Terrain analysis and remote sensing

Terrain analysis and remote sensing

117 Zeiss DZ 5 tables. These tables, of course, constitute a very important contribution to " A u t o m a t i o n of the photogrammetric Process" (Ch...

115KB Sizes 1 Downloads 31 Views


Zeiss DZ 5 tables. These tables, of course, constitute a very important contribution to " A u t o m a t i o n of the photogrammetric Process" (Chapter XIII, pages 699--722), particularly for large-scale plotting. In general, the important subject of computer-supported stereo-restitution has scarcely been touched. The relevant chapter (Chapter XIII) is almost completely devoted to the Analytical Plotter (pages 703--722). In the chapter on Aerial Cameras (Chapter IV, pages 187--277), a new section on "cameras for use in space" has been included. The old chapter on Radargrammetry (old Chapter XXI) has been dropped completely (probably because since 1975 a separate "Manual of R e m o t e Sensing" has been published). The old chapter " P h o t o g r a m m e t r y in the Space Age" (Chapter XXII, 50 pages) has been completely re-written in "Satellite P h o t o g r a m m e t r y " (Chapter XVII, pages 883--977), an extremely interesting chapter. The least successful chapter, in the opinion of the reviewer, is the t o o thin chapter on "Planning and Executing the Photogrammetric Project" (Chapter VII, pages 367--412). The chapter is largely copied from the previous edition, and treats in particular the planning and execution of the aerial photography. No useful information on the planning of the aerial triangulation parameters is given (to some extent this can be found in pages 502--503 of Chapter IX). The old chapters "Mechanical Methods of Photo-triangulation" (old Chapter IX) and "Analytical P h o t o g r a m m e t r y " (old Chapter X), very rightly have been combined into one new chapter "Aerotriangulation" (Chapter IX, pages 453--518), including a condensed but very informative part on adjustment of aerotriangulation (pages 489--505). As stated above, the Manual contains a wealth of useful, now updated, information. It can be highly r e c o m m e n d e d to every professional photogrammetrist. J. VISSER (Enschede)

Terrain Analysis and Remote Sensing, John R.G. Townshend (Editor). George Allen & Unwin, Ltd., 1981, xiii + 232 pp.~ hardcover: £stg.20.00, US $45; paperback: £stg.9.95, US $22.50. Terrain is, " . . . an area of the Earth's surface which is characterized by a distinctive assemblage of attributes and interlinking processes in space and time of soils and other surface materials, their atmosphere and water, the landforms, vegetation and animal populations, as well as the results of human activity". Terrain analysis, " . . . is the set of activities which leads to the compilation of terrain characteristics or terrain qualities". To the authors, terrain thus includes virtually all that can be viewed by conventional remote sensing procedures plus information that can be gath-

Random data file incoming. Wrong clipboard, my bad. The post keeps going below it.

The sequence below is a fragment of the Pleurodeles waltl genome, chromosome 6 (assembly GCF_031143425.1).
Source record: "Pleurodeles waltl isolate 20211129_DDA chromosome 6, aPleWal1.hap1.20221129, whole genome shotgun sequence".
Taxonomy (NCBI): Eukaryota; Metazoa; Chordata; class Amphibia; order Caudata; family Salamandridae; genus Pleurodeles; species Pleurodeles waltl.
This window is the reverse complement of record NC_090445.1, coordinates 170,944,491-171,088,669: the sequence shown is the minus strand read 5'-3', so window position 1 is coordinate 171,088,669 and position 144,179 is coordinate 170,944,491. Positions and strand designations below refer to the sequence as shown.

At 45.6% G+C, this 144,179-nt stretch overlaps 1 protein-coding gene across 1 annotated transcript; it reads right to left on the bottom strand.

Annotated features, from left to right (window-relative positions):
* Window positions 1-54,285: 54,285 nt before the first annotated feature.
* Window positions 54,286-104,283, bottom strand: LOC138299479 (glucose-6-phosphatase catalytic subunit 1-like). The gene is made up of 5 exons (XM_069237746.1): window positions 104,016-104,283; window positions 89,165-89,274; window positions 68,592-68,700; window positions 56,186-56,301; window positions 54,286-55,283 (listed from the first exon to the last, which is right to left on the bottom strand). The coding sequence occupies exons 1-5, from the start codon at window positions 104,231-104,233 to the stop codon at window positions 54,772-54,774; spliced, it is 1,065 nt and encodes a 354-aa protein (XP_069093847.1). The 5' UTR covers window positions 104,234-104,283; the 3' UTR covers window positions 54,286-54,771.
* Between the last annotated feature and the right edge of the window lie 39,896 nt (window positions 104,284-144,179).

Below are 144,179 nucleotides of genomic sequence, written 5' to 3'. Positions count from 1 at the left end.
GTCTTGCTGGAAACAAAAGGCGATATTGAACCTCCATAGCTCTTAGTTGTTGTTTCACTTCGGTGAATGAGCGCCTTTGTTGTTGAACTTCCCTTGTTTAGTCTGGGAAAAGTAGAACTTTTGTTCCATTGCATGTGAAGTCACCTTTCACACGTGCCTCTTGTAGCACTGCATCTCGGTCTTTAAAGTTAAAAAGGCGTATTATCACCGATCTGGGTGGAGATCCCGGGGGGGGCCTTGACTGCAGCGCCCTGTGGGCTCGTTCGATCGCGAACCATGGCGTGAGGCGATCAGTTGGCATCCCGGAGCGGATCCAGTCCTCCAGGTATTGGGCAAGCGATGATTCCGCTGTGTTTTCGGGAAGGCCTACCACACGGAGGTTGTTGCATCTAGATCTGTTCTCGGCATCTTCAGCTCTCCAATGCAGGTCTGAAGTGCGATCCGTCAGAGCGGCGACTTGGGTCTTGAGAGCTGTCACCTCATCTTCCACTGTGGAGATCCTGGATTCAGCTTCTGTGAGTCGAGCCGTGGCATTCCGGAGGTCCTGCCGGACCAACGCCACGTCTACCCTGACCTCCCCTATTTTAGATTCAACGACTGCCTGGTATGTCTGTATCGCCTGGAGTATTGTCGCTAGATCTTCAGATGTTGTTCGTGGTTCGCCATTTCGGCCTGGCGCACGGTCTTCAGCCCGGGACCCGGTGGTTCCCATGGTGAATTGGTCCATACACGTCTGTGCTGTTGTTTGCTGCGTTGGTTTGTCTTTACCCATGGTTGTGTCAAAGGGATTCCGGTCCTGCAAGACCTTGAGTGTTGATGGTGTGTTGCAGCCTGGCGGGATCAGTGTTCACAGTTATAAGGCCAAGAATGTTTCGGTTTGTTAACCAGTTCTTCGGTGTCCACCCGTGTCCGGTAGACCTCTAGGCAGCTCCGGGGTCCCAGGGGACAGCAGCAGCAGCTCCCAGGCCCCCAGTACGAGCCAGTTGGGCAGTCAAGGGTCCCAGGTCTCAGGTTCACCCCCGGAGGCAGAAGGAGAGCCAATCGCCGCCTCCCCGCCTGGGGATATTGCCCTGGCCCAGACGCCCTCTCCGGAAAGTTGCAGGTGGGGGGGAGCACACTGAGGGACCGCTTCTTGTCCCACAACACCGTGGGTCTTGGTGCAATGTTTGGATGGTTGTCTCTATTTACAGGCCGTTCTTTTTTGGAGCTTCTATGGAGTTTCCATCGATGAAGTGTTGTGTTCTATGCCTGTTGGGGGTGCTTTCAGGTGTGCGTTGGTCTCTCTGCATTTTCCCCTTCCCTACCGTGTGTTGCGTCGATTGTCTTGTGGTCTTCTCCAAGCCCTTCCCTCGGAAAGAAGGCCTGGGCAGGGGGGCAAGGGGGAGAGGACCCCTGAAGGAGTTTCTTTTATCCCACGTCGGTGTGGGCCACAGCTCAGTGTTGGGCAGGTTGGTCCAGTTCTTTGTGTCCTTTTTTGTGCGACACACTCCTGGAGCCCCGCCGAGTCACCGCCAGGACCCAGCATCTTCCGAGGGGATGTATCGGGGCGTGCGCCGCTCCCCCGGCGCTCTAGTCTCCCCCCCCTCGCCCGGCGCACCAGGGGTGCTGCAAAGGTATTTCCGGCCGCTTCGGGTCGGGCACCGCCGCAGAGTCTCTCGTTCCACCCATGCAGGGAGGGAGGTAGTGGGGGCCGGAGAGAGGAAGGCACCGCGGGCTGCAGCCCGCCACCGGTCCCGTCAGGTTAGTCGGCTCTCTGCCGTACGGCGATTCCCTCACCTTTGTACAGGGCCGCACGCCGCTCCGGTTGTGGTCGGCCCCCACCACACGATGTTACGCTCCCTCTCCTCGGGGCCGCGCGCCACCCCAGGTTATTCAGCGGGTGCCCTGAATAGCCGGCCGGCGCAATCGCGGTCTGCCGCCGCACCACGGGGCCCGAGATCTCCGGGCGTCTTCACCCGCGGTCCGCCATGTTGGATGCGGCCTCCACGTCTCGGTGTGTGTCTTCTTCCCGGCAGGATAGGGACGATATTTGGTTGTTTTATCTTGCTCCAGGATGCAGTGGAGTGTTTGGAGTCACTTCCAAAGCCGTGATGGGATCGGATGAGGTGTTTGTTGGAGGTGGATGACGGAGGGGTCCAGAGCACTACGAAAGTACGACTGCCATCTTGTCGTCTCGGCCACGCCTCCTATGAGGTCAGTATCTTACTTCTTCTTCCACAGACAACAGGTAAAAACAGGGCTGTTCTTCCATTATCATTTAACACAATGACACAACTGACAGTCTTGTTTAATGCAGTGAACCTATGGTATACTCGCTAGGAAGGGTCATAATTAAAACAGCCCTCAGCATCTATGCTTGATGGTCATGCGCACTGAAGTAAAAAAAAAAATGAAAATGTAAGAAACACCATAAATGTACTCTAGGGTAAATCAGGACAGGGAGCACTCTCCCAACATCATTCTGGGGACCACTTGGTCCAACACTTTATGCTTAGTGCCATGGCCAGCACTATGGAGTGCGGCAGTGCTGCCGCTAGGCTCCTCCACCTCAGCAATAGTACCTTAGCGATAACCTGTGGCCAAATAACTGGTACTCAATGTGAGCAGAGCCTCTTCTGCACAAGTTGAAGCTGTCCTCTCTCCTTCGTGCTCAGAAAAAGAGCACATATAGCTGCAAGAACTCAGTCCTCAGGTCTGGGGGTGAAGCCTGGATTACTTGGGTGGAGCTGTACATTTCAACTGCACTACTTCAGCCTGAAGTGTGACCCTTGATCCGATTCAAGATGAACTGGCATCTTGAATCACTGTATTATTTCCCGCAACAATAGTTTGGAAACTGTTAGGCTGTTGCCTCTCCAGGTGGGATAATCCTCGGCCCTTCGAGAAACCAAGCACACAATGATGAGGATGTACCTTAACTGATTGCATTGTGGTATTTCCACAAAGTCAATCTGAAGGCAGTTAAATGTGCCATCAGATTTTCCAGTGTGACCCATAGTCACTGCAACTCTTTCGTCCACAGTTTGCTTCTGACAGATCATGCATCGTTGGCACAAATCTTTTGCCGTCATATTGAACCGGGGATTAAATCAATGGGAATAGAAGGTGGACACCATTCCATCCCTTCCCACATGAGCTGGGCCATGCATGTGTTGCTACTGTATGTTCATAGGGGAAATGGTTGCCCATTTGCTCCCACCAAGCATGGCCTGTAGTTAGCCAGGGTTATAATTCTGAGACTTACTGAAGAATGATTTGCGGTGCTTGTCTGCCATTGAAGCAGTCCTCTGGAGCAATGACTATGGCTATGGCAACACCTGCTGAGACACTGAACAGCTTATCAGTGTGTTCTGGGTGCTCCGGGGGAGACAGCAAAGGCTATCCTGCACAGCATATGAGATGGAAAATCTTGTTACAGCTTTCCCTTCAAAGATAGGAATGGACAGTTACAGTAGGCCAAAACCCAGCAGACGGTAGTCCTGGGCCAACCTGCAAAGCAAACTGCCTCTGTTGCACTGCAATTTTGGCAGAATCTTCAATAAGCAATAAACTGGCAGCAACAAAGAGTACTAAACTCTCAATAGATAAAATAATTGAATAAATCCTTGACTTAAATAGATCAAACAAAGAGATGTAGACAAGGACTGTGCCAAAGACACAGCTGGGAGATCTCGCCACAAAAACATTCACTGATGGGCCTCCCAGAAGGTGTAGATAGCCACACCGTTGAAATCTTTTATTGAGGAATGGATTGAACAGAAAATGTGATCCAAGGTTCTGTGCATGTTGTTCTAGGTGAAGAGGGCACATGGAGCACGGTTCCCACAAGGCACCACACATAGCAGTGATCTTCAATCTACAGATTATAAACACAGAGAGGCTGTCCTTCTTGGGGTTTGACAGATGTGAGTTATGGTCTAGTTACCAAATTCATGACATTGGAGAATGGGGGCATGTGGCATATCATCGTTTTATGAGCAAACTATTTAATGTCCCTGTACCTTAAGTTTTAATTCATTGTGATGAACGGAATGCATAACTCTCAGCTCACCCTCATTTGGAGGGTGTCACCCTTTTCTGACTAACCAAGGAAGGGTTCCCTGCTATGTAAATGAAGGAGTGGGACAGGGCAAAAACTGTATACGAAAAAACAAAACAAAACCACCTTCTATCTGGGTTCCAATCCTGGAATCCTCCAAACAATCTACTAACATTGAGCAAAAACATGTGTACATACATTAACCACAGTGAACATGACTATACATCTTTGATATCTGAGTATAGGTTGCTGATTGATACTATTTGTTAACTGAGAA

118 ered by inference from surrogates, an approach that makes this b o o k broad in scope as regards the processing of these data. Topics in the first half of the b o o k include theory of terrain analysis, a review of technology for remotely sensing surface information, the gathering of ancillary ground data, auto, mated and other analyses of data collected, and basic aspects of geographic information systems. This is not a c o o k b o o k of specific m e t h o d o l o g y but rather a fairly theoretical presentation of concepts and general methods which the reader can entrain into his own work. In lieu of specificity, the latter part of the b o o k is devoted to several case studies for various geographic purposes from Landsat and other imagery and for sites in Africa, the Middle East, and Asia. The b o o k is the p r o d u c t of a group of geographers at the University of Reading, U.K., w h o have specialized in creating geographic information systems. Chapters are by various members of the group plus outside specialists. But the b o o k is far from being an anthology because a strict organization has been followed and multi-authorship simply comprises a division of labor for achieving very specific instructional goals. Several books dealing with the processing of remotely sensed information recently have been published and this work appears to be the least rigorous of those this writer has viewed. Mathematical models are kept at a minimum and thus an engineering or other strongly technical background is n o t necessary to make it useful. As the authors u n d o u b t e d l y intended, this makes a good t e x t b o o k for a course on the utilization and processing of the immense a m o u n t of information that can be gathered by remote means, a course that logically should follow traditional remote sensing. ROBERT

W. P E A S E (Riverside, Calif.)